- incomplete foreskin in which the foreskin extends only around the top of the penis
- curvature of the penis during an erection (called chordee)
- buried penis
- abnormal position of scrotum with respect to penis
Complications resulting from hypospadias can include:
- deviation of the urinary stream
- cosmetic issues
- psychological considerations
- potential adverse effects on sexual functioning
Varying degrees of hypospadias result in an opening located anywhere along the length of the urethra. Degrees of the condition are classified according to location, including:
- anterior (50% of cases)
- middle (20% of cases)
- posterior (30% of cases)
Hypospadias has become much more common in the United States and Europe over the last few decades, occurring in approximately one out of every 250 to 300 boys born in the U.S. The condition is second only to undescended testes among congenital birth defects affecting a boy’s genitalia.
Treatment & Expectations (Prognosis)
Baby boys born with hypospadias should not be circumcised, and the foreskin should be preserved for use in later surgical repair. Over 300 types of repairs have been described in the medical literature over the years. Although most of the reports have been in the past half century or so, most basic techniques were described over 100 years ago.
In most cases, surgery is recommended before the child has reached 18 months of age, and can be done as early as four months after birth. During the surgery, the penis is straightened and the hypospadias is repaired using tissue grafts from the foreskin. The entire procedure may require multiple surgeries. The aim of surgery is to achieve the following:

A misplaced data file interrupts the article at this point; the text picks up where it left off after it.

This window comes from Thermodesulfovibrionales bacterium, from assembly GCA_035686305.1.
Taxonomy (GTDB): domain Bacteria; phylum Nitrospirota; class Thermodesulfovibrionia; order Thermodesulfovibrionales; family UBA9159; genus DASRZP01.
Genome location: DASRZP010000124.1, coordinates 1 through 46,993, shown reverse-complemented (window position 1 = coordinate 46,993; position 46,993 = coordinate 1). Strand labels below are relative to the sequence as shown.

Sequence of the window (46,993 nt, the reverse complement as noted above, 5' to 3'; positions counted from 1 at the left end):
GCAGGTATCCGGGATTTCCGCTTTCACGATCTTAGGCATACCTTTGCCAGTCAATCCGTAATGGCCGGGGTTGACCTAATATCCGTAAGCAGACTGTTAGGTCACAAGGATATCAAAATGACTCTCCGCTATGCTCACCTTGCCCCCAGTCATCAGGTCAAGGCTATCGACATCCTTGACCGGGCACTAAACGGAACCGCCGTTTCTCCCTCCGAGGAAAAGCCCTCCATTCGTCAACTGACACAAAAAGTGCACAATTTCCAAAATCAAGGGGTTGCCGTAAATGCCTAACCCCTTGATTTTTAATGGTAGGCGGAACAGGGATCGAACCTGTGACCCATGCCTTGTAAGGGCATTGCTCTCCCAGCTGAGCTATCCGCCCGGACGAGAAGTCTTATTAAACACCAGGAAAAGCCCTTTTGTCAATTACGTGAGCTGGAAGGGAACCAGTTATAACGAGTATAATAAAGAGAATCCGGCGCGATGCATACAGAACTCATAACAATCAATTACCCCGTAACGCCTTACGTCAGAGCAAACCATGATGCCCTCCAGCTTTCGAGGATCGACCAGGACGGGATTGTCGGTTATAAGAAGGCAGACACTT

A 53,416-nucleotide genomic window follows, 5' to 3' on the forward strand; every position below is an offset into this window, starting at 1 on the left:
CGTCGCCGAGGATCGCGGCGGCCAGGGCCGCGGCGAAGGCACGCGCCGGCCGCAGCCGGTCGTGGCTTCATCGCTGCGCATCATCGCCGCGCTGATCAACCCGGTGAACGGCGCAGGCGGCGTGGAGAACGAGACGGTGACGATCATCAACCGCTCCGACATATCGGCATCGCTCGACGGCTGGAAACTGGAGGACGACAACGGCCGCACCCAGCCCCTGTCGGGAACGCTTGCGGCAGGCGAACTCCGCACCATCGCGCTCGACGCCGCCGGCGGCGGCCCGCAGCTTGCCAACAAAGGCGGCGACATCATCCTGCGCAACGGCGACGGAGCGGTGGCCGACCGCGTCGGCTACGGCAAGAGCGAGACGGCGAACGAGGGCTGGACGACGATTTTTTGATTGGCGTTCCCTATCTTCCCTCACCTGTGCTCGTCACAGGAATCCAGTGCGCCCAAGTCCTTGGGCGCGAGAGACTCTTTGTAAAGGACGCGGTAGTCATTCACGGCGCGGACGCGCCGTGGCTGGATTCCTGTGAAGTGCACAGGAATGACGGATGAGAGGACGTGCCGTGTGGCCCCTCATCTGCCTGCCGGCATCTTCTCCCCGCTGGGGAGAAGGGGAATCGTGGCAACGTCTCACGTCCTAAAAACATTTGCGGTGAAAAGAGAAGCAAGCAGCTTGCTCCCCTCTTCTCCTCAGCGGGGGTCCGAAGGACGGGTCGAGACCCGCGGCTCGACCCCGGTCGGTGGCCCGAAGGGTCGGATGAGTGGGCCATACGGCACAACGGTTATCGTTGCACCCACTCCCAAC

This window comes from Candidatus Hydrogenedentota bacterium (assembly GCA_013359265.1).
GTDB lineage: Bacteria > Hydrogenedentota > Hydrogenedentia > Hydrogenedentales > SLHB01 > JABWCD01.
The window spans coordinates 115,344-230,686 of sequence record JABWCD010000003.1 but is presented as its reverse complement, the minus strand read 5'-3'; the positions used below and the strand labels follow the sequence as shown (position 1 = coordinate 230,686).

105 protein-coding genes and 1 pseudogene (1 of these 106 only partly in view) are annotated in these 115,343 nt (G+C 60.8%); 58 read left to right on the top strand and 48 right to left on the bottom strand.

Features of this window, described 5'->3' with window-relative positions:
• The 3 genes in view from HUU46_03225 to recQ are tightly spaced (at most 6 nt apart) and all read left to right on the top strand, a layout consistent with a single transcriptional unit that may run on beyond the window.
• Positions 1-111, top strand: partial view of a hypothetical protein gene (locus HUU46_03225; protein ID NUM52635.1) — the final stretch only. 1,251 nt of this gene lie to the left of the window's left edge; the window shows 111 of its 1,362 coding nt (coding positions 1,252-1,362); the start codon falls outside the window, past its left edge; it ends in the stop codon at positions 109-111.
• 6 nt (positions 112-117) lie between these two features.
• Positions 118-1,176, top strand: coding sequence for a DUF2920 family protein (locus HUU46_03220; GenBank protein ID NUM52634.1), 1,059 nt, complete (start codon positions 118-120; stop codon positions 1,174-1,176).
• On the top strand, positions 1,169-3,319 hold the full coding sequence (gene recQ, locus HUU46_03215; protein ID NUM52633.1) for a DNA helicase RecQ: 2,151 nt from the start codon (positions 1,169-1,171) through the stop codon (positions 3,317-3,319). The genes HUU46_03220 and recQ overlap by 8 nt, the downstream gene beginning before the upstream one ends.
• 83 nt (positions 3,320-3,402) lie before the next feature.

- allow the patient to urinate standing
- correct curvature of the penis (chordee)
- present a cosmetically acceptable appearance
- preserve fertility
Modern aesthetic techniques and increasingly reliable instrumentation and dressing materials have significantly improved clinical outcomes of hypospadias. In certain cases, additional intervention may be needed to correct fistulas and strictures, or to repair a return of the abnormal penis curve. A fistula occurs if a hole develops along the underside of the penis, allowing for a leakage of urine. Additionally, a stricture is a scar that can form causing a narrowing of the urethra. If either of these complications occur, an additional repair will be needed a short time (usually six months) later.
Is there a time limit in filing a hypospadias lawsuit?
Although we encourage all our potential clients to take great care in selecting their hypospadias lawyer, it is important that you understand that time is of the essence. The applicable statute of limitations in your state may time bar your claim. Furthermore, we are unable to provide you with legal advice without first evaluating your potential case. Accordingly, please take the time now to contact us by using the confidential email contact form below or by calling us toll free 24 hrs/day by dialing (866) 588-0600.
We hope we will be able to assist you with your potential hypospadias birth defects lawsuit and look forward to speaking with you.